A Knowledge Model of Digital Evidence Review Elements Based on Ontology

A Knowledge Model of Digital Evidence Review Elements Based on Ontology

Ning Wang
Copyright: © 2017 |Pages: 9
DOI: 10.4018/IJDCF.2017070105
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As existing methods cannot express, share, and reuse the digital evidence review information in a unified manner, a solution of digital evidence review elements knowledge base model based on ontology is presented. Firstly, combing with the multi-source heterogeneous characteristic of digital evidence review knowledge, classification and extraction are accomplished. Secondly, according to the principles of ontology construction, the digital evidence review elements knowledge base model which includes domain ontology, application ontology, and atomic ontology is established. Finally, model can effectively acquire digital evidence review knowledge by analyzing review scenario.
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Constructing the unified description knowledge base can effectively solve the problems of data storage and fusion caused by multi-source and heterogeneous data. The familiar knowledge base model includes knowledge base model based on XML, knowledge base model based on IDMEF format, knowledge base model based on first order predicate logic, knowledge base model based on Ontology (Fagerberg, Fosaas & Sapprasert, 2012). XML lacks the ability to express and manage the semantic, and cannot be appropriate to build a semantically-rich knowledge base model. IDMEF is only directed at IDS system and the first order predicate logic cannot support to express uncertainty knowledge. The ontology knowledge base can provide the consistent expression of domain knowledge and be applied to handling the multi-source heterogeneous data.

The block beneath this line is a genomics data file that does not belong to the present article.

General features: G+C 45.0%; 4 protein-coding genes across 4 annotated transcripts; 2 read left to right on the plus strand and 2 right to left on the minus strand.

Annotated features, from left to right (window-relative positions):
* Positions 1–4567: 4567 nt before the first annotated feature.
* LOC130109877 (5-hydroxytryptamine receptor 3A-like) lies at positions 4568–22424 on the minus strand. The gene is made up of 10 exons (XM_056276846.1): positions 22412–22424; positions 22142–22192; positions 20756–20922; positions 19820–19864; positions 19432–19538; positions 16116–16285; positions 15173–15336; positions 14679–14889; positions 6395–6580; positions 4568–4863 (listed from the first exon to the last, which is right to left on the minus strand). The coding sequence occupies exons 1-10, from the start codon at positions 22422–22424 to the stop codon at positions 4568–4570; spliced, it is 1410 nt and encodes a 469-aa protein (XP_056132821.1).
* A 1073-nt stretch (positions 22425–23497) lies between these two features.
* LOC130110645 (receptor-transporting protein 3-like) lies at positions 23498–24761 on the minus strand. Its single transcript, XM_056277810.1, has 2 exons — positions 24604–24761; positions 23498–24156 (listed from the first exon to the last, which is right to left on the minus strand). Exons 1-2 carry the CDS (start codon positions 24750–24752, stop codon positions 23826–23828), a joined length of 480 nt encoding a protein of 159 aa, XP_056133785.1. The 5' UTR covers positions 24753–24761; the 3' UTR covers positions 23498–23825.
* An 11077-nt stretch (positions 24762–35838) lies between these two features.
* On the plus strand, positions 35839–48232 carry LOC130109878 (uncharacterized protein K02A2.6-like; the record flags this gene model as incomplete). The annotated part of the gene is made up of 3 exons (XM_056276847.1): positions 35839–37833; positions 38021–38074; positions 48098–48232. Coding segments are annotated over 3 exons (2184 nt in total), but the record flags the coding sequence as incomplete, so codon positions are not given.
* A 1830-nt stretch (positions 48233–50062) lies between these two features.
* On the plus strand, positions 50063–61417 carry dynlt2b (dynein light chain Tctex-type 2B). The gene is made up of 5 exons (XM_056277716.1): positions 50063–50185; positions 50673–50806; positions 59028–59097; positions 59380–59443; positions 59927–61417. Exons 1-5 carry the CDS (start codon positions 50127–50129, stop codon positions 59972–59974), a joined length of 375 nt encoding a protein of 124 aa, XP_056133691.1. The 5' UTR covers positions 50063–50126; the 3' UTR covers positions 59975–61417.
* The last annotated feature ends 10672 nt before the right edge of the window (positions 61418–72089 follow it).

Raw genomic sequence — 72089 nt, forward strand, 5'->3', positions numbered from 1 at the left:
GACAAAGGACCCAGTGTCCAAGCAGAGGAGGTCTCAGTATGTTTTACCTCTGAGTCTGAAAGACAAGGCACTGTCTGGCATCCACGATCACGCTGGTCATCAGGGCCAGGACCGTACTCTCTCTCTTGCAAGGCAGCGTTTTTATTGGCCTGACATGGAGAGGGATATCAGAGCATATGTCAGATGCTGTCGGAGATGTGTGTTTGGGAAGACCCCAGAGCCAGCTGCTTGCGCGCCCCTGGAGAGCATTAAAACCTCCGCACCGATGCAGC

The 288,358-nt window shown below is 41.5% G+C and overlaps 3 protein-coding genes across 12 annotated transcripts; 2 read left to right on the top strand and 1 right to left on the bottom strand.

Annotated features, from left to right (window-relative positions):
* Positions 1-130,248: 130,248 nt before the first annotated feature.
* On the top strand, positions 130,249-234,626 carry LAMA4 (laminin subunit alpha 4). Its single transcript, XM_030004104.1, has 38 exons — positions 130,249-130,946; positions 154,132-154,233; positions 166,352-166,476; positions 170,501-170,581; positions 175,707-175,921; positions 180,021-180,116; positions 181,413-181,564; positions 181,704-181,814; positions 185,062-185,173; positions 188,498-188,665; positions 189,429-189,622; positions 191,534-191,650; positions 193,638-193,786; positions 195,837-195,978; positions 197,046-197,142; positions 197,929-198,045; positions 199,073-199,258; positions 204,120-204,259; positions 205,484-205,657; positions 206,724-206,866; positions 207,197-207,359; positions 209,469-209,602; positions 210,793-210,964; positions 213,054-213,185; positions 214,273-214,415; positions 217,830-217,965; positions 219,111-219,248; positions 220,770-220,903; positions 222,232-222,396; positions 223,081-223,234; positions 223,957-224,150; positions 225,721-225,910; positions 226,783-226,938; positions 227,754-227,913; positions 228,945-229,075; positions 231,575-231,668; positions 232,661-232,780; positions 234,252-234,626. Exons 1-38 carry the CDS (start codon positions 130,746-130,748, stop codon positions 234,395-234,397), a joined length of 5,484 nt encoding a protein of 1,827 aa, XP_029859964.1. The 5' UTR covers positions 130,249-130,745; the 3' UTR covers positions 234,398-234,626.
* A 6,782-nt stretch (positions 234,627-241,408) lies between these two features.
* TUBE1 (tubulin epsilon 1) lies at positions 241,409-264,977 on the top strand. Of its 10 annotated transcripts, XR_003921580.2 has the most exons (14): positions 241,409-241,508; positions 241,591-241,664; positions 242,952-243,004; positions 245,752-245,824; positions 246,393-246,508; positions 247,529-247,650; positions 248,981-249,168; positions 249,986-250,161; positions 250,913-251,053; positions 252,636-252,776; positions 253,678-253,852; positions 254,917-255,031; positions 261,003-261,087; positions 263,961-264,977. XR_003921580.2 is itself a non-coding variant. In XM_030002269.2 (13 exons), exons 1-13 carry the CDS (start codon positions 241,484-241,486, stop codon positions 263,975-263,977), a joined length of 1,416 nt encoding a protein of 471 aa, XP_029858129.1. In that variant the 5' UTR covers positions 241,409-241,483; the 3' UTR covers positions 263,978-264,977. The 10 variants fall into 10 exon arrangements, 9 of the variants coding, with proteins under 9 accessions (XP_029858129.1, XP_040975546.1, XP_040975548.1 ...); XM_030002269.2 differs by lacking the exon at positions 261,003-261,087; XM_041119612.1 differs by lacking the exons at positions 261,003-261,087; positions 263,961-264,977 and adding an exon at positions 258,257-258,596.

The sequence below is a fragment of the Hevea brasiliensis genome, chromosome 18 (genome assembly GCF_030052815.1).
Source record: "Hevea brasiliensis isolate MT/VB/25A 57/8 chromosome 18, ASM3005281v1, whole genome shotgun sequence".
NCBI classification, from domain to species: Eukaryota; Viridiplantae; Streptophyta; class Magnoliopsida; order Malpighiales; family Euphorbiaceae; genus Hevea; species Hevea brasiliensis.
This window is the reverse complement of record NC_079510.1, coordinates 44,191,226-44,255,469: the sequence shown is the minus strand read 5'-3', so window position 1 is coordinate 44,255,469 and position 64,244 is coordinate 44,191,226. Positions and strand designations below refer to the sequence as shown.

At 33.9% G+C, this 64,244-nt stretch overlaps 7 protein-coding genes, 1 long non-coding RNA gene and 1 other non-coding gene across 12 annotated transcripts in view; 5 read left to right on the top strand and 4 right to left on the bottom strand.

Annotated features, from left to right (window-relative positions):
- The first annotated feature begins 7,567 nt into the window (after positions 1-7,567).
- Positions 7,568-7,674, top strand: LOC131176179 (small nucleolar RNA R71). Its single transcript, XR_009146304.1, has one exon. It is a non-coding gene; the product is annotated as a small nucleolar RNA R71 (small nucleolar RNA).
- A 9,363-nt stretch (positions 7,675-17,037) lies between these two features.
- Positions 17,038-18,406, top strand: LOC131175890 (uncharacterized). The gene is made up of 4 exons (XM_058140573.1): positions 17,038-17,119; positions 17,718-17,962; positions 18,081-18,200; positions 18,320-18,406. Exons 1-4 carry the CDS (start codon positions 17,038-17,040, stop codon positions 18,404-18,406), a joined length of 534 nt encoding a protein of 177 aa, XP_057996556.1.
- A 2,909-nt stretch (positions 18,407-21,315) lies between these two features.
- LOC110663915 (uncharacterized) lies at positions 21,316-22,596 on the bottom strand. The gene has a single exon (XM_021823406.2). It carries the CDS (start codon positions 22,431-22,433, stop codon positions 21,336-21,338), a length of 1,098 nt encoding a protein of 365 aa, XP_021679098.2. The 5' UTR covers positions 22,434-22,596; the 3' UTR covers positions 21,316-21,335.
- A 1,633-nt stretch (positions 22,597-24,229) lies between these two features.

Tom Gruber defined “ontology” as “a specification of a conceptualization”, which is a description of the concepts and relationships that can exist for an agent or a community of agents. The representational primitives are typically classes, attributes, and relationships. The definitions of the representational primitives include information about their meaning and constraints on their logically consistent application (Gruber, 1995).

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